An appeal by LeaderBrand Produce on the conditions that reduced its annual water take from the Makauri and Matokitoki aquifers was dismissed by commissioners at a hearing last week.
Independent commissioner Dr Brent Cowie, who chaired the three-person panel, said they did not have the scope to change Gisborne District Council’s water allocation targets.
The commissioners adjourned the hearing of other appeals by LeaderBrand relating to water quality and quantity for more information.
In the first hearing of its kind here, the company was appealing under a section of the Resource Management Act against a number of conditions on its water rights.
These saw its annual water take cut to 661,030 cubic metres in the final three years of its five year consent. Its annual allocation of 4.2 million cubic litres was originally reduced to 1.5 million but the council reduced that figure by a further 838,970.
Dr Cowie said the commisioners recognised that while that allocation might not provide for the growth that LeaderBrand would like to continue, they did think in terms of the application the company had been “treated with a degree of preference”.
The targets set by the council were valid in terms of the national policy statement and they did not have scope to change those targets during this hearing process.
It could be done by the council or somebody seeking a private plan change, or by the Environment Court.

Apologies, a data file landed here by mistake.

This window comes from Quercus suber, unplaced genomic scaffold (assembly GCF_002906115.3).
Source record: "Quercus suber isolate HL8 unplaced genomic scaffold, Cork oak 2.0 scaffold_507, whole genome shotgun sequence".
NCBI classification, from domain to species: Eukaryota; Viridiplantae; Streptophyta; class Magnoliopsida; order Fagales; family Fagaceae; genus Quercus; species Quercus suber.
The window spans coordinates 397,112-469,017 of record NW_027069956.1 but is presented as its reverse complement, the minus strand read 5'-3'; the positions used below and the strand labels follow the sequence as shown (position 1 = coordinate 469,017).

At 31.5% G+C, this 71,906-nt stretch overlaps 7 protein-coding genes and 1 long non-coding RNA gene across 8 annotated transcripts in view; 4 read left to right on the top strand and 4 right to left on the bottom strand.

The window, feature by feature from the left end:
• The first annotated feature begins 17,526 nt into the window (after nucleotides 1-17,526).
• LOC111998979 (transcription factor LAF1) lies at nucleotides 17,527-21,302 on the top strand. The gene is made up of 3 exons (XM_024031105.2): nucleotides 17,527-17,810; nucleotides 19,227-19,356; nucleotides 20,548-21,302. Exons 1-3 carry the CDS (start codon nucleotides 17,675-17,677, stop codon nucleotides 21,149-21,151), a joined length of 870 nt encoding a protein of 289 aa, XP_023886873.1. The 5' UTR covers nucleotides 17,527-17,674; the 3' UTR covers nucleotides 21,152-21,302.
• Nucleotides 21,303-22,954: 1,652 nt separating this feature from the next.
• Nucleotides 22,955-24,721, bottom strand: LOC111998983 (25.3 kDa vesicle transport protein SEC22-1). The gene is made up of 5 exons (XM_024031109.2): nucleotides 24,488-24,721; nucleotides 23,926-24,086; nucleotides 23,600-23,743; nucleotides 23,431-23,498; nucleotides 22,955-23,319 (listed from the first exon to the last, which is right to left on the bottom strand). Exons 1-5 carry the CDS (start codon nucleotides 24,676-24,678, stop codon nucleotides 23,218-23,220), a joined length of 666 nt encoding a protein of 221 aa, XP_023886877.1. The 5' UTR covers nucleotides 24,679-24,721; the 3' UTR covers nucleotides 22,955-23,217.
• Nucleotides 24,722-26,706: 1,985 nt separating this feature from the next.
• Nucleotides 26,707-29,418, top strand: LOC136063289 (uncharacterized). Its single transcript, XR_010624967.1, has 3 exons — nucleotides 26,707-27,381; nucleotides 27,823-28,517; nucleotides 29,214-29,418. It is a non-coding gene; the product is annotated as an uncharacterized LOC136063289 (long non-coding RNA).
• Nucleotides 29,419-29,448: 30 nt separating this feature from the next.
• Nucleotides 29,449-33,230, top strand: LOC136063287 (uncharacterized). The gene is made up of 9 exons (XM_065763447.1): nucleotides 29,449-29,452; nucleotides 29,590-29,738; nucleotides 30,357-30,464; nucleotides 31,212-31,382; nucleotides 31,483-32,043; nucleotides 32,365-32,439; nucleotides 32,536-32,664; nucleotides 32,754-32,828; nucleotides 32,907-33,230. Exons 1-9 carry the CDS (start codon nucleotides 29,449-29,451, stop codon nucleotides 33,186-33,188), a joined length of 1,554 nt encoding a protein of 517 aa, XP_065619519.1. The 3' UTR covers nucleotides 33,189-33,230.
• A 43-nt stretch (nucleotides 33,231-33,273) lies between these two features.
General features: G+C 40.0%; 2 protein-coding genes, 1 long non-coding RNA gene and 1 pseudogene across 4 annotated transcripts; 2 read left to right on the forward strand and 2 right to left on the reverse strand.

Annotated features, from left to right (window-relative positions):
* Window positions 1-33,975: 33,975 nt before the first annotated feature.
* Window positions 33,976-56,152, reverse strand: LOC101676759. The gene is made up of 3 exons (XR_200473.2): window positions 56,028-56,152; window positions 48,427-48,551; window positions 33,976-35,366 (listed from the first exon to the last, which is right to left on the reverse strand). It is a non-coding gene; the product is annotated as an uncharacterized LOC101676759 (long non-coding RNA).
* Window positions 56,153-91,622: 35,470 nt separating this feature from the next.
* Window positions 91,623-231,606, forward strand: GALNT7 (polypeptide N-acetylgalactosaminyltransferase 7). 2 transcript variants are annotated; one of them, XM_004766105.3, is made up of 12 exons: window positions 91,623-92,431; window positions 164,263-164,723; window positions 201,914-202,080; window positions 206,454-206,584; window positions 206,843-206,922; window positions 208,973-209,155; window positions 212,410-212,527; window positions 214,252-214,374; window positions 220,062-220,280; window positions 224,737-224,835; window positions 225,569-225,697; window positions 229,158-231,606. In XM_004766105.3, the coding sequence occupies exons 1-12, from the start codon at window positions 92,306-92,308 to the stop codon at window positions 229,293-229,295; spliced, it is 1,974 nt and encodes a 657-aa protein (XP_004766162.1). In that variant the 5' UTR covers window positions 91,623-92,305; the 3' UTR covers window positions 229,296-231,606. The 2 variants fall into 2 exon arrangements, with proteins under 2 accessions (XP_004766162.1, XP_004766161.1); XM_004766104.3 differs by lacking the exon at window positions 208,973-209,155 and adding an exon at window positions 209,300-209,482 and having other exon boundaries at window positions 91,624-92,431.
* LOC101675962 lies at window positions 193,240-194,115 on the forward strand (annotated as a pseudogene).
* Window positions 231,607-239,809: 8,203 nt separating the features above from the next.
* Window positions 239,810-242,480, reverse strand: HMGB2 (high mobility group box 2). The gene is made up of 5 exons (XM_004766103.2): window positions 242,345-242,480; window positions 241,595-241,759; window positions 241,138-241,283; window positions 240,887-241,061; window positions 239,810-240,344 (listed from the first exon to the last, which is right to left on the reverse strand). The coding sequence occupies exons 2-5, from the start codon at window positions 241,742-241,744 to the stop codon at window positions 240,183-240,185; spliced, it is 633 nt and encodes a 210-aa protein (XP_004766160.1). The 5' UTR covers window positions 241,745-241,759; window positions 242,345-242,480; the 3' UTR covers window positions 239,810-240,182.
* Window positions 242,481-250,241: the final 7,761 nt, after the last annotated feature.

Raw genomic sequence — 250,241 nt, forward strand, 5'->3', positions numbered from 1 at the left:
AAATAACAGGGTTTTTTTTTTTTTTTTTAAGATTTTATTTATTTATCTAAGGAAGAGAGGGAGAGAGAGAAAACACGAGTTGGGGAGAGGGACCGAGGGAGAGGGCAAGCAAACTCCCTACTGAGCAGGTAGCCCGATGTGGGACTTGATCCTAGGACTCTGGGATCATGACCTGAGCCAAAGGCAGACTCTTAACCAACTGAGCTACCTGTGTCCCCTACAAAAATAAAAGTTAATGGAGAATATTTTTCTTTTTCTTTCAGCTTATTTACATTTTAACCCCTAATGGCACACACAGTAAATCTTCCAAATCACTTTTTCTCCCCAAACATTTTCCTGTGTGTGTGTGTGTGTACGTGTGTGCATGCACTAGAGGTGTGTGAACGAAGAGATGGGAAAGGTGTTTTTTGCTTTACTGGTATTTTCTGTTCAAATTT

They did not have the scope to change the targets and therefore they did not have scope to sustain the objection in so far as the volumes of water allocated.
“In that regard the objection will not be upheld,” he said.
Dr Cowie said they accepted new hydrogeological information that was not available previously — during the hearing consultant Jon Williamson said in the past six years the Makauri Aquifer had increased its storage, which was disputed by the council.
That raised issues about long-term trends of sustainability but again they did not have the scope to take that into account because the targets were “set in stone” and they could not amend them.
The objectors had the ability to go to the Environment Court if they wished to pursue that line.
“It is not absolutely black and white but we don’t think it is a strong shade of grey either,” he said.
Earlier in the hearing, LeaderBrand farming general manager Gordon McPhail said the company was a 100 percent family-owned business that had been around for more than 45 years.
At its core, it had always been a fresh vegetable producer. Its relationship with water to grow those vegetables had been there since its inception.
In the latter half of LeaderBrand’s existence there was a shift to a domestic focus and higher-value vegetables.
LeaderBrand represented over 60 percent of the lettuce market in New Zealand and close on 80 percent of the broccoli market. It represented just over 50 percent of the salad category.
Its domestic focus led it to an over $20 million investment in a salad facility.
Revenue doubled in the last four years and there had been an increase to 280 fulltime equivalent workers a year, with a total of about 600 staff employed during its busy period.
That equated to $20 million in wages annually in Gisborne. They were probably the largest private employers in Gisborne.
“Nothing works without water,” he said. “These crops do not grow without water.”
Ground water was essential for that. Crops needed watering 365 days a year.
They were aligning with the Gisborne economic development plan and had applied to the Provincial Growth Fund to look at covered production in Gisborne.
That cemented Gisborne as a leader for the supply of fresh vegetables.
“This is a long-term generational game for us,” he said. “We have proven this over the last 50 years.”
The strategy had not changed from day one and it would continue, he said.